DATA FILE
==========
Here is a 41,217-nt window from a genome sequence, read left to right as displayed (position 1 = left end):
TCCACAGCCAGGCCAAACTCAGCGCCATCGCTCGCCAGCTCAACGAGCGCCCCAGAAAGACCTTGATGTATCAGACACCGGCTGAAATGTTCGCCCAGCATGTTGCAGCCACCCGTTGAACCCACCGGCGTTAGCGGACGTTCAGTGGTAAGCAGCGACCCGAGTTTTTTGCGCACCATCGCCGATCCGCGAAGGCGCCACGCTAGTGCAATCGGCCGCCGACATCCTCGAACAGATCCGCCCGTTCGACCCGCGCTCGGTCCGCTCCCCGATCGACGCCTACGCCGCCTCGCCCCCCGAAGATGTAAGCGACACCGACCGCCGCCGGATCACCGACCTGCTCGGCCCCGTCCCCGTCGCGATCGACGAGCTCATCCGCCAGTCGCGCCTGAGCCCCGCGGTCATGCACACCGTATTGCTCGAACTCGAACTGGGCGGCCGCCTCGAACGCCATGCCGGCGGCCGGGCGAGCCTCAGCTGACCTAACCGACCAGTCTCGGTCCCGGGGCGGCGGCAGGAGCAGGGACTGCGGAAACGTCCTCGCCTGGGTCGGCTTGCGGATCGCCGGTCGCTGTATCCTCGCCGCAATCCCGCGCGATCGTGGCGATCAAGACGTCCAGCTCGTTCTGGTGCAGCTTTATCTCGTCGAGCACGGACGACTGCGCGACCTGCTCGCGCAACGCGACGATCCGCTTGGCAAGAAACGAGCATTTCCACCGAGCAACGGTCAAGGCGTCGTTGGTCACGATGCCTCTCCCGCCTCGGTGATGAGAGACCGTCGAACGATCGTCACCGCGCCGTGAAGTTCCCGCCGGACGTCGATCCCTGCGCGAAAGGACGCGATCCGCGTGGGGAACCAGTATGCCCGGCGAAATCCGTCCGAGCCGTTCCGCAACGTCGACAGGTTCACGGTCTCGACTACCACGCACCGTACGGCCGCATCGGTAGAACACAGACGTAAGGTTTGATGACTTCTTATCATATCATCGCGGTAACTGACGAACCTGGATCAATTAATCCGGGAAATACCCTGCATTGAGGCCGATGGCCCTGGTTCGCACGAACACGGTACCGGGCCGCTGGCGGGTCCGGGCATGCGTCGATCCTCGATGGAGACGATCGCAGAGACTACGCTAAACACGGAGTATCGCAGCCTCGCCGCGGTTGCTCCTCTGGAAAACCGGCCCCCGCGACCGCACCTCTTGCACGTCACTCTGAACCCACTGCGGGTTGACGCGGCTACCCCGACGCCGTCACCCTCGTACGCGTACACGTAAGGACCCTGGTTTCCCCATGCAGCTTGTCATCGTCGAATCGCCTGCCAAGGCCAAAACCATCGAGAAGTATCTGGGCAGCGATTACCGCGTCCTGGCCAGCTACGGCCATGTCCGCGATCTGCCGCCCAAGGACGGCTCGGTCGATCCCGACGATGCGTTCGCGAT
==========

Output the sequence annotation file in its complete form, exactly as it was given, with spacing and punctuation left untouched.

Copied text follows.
Here is a 41,217-nt window from a genome sequence, read left to right as displayed (position 1 = left end):
TCCACAGCCAGGCCAAACTCAGCGCCATCGCTCGCCAGCTCAACGAGCGCCCCAGAAAGACCTTGATGTATCAGACACCGGCTGAAATGTTCGCCCAGCATGTTGCAGCCACCCGTTGAACCCACCGGCGTTAGCGGACGTTCAGTGGTAAGCAGCGACCCGAGTTTTTTGCGCACCATCGCCGATCCGCGAAGGCGCCACGCTAGTGCAATCGGCCGCCGACATCCTCGAACAGATCCGCCCGTTCGACCCGCGCTCGGTCCGCTCCCCGATCGACGCCTACGCCGCCTCGCCCCCCGAAGATGTAAGCGACACCGACCGCCGCCGGATCACCGACCTGCTCGGCCCCGTCCCCGTCGCGATCGACGAGCTCATCCGCCAGTCGCGCCTGAGCCCCGCGGTCATGCACACCGTATTGCTCGAACTCGAACTGGGCGGCCGCCTCGAACGCCATGCCGGCGGCCGGGCGAGCCTCAGCTGACCTAACCGACCAGTCTCGGTCCCGGGGCGGCGGCAGGAGCAGGGACTGCGGAAACGTCCTCGCCTGGGTCGGCTTGCGGATCGCCGGTCGCTGTATCCTCGCCGCAATCCCGCGCGATCGTGGCGATCAAGACGTCCAGCTCGTTCTGGTGCAGCTTTATCTCGTCGAGCACGGACGACTGCGCGACCTGCTCGCGCAACGCGACGATCCGCTTGGCAAGAAACGAGCATTTCCACCGAGCAACGGTCAAGGCGTCGTTGGTCACGATGCCTCTCCCGCCTCGGTGATGAGAGACCGTCGAACGATCGTCACCGCGCCGTGAAGTTCCCGCCGGACGTCGATCCCTGCGCGAAAGGACGCGATCCGCGTGGGGAACCAGTATGCCCGGCGAAATCCGTCCGAGCCGTTCCGCAACGTCGACAGGTTCACGGTCTCGACTACCACGCACCGTACGGCCGCATCGGTAGAACACAGACGTAAGGTTTGATGACTTCTTATCATATCATCGCGGTAACTGACGAACCTGGATCAATTAATCCGGGAAATACCCTGCATTGAGGCCGATGGCCCTGGTTCGCACGAACACGGTACCGGGCCGCTGGCGGGTCCGGGCATGCGTCGATCCTCGATGGAGACGATCGCAGAGACTACGCTAAACACGGAGTATCGCAGCCTCGCCGCGGTTGCTCCTCTGGAAAACCGGCCCCCGCGACCGCACCTCTTGCACGTCACTCTGAACCCACTGCGGGTTGACGCGGCTACCCCGACGCCGTCACCCTCGTACGCGTACACGTAAGGACCCTGGTTTCCCCATGCAGCTTGTCATCGTCGAATCGCCTGCCAAGGCCAAAACCATCGAGAAGTATCTGGGCAGCGATTACCGCGTCCTGGCCAGCTACGGCCATGTCCGCGATCTGCCGCCCAAGGACGGCTCGGTCGATCCCGACGATGCGTTCGCGAT